Federal Government Threatens To Deregister ASUU

ASUU Finally Calls Off 8month Strike

The federal government has threatened to revoke the Academic Staff Union of Universities’ (ASUU) Certificate of Registration (CoR) in response to the union’s continued strike action.

The threat followed the government’s insistence that the National Industrial Court (NIC) ruling forcing university instructors back to the classrooms would have no bearing on discussions with the union.

The government has threatened to remove the union’s CoR due to its alleged inability to provide audited financial reports as required by law in the previous five years. It was learned that the government has asked the union, via the Registrar of Trade Unions, why its CoR should not be revoked for operating.

The minister said he has asked the Registrar of the Trade Unions not to allow the hammer of the law to descend on ASUU because of the prolonged strike as any action taken by the government would be wrongly interpreted. He noted that going by the provisions of the law, the leadership of the university based unions that collect check-off dues from their members were mandated to render an account on how the money was spent.

But ASUU President Prof Emmanuel Osodeke described the planned move to de-register ASUU as a trade union as an attempt by the minister to blackmail the university lecturers back to work. The ASUU boss urged President Muhammadu Buhari administration to investigate how the minister has used the ASUU strike to undermine the government and the interest of students.

Ngige alleged: “ASUU has not responded to the relevant Section of Trade Union Creation for submission of audited accounts. How do they utilise their money?

“The money they collect as check-off dues, should be accounted for. So, the Trade Union Act says that in June of any given year, unions should produce audited accounts at the Federal Ministry of Labour and Employment.

“The Registrar of Trade Unions has written to them to show why we should not withdraw their certificate of registration. They have not responded to the letter. Rather, I learned that they came last Friday with bundles of papers and said they are the audited accounts.

“Of course, he rightly told them that ‘I didn’t ask you for your audited accounts anymore. I need you to respond to my query on why disciplinary action should not be taken against you.

“If disciplinary action is taken against ASUU now, although I am restraining it, they will say that it is because we are in court. They will say that we are being victimised because we are on strike. We are being punished. Whereas, they have been running foul of the law.

“Five good years, they have not tendered an audited account of their activities, at least, for the benefit of their members. For now, you are their members. They should give you an account of how they spent your money. They have not done so.”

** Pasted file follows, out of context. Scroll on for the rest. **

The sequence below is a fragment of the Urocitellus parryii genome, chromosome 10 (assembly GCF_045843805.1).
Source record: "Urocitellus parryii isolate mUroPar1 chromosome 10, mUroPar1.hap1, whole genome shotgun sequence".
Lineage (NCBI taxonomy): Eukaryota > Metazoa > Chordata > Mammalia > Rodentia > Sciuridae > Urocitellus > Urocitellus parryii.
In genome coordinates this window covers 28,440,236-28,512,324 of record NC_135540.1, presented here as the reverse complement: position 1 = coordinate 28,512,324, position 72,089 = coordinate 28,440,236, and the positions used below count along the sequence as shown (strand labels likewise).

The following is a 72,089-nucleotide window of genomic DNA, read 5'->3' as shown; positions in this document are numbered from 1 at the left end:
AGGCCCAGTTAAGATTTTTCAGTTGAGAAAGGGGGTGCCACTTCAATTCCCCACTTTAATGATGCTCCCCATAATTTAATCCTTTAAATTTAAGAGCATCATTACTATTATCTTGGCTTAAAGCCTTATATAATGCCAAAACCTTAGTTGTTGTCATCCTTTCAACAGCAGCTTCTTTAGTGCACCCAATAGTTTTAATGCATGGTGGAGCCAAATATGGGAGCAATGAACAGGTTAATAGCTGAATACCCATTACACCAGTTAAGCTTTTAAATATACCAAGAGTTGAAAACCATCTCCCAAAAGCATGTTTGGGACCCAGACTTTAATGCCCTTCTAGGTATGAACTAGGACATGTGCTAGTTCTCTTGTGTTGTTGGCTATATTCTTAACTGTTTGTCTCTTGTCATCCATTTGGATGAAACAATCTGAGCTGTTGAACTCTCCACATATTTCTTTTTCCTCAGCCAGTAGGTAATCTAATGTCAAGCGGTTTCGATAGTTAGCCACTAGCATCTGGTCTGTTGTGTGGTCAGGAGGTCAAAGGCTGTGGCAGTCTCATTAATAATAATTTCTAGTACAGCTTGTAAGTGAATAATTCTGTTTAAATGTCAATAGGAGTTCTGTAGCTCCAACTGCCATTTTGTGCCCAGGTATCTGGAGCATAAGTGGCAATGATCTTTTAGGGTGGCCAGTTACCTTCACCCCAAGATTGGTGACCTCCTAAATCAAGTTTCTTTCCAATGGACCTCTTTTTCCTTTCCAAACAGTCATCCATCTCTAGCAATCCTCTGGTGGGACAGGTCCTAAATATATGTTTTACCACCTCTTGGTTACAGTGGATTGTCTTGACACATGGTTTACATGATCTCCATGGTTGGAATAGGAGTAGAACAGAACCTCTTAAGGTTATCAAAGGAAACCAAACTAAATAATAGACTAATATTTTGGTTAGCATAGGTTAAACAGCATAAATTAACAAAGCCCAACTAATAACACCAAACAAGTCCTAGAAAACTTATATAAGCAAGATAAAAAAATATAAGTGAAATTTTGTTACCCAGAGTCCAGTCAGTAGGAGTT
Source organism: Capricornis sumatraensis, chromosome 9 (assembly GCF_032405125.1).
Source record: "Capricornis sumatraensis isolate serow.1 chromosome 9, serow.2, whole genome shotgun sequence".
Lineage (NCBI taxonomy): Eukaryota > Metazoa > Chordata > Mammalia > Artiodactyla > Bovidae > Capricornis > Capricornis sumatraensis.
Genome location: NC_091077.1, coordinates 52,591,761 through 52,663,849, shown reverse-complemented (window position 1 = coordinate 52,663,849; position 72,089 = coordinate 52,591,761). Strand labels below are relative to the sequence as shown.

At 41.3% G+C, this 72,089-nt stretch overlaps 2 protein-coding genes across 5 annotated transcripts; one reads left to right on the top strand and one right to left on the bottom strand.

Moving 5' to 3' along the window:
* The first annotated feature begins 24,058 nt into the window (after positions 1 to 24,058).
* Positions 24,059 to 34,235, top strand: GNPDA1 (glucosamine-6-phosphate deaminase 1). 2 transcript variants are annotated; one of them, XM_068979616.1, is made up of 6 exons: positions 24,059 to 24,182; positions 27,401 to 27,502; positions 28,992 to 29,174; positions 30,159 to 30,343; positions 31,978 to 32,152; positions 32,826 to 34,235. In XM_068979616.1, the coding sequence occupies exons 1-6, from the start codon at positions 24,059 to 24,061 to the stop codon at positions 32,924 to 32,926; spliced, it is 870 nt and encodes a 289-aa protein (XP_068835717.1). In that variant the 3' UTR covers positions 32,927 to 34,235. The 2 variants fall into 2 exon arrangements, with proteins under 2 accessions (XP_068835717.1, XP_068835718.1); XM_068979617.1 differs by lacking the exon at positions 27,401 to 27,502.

Speaking of the ASUU strike, Ngige said: “You went on strike. The Minister of Labour brought you here one week after and we discussed seven items one after the other and agreed on five of the items.

“The two items we couldn’t reach agreement on are the usage of UTAS; we asked NITDA to go back and test. We met with the traditional rulers, Sultan and NIREC and asked NITDA to give us a report in six weeks.

“We asked them to go to Education Ministry to negotiate their conditions of service, which is the only thing outstanding in the renegotiation of the 2009 Agreement.

“When you say the government is not implementing the 2009 Agreement, it is not true. It was in the renegotiation of 2009 in 2013 that President Jonathan and his team agreed to pay you N1.3 trillion – N220b every year for six years. Maybe because they knew they were going away. But that was what they agreed on.

“By 2019, we had reconciled here again. But, we said this government is unable to meet your demand. What do we do? We structured a payment plan for one single tranche of N220 billion.

“This government started paying. They have paid N50 billion or so. I am not sure, but we asked them to go and reconcile the figures from the Budget Office and ASUU. When they say the 2009 agreement, the public is deceived. It is the 2009 revitalisation of the government of Goodluck Jonathan we couldn’t pay. It is not wrong for the government to say it is unable to pay.

“Let us restructure our debt or our promise to you. It was an agreement. A Collective Bargaining Agreement can be renegotiated anytime. That is where we are.

“Another thing to be renegotiated was their conditions of service, to include salaries scale, which is the CONUASS. We referred that one back to the Education Ministry, their primary employer.

The ministry (Education) invited Chairmen of Councils, with Prof. Mini Briggs to chair the renegotiation committee. What also will guide that negotiation is the availability of the fund and by extension, the ability to pay, which is the ILO principle in wage fixing mechanism.

“It is not enough to say I will give you N1.3 trillion and not pay it. That is why the negotiation went on and different proposals were made. Those proposals are now the subject of contention. When the committee on education gave them a proposal on what they can pay, they did not do enough consultation with the government.

“They did not consult the Minister of Finance. They did not consult the Budget Office of the Federation. They did not consult the National Salaries, Incomes and Wages Commission.”

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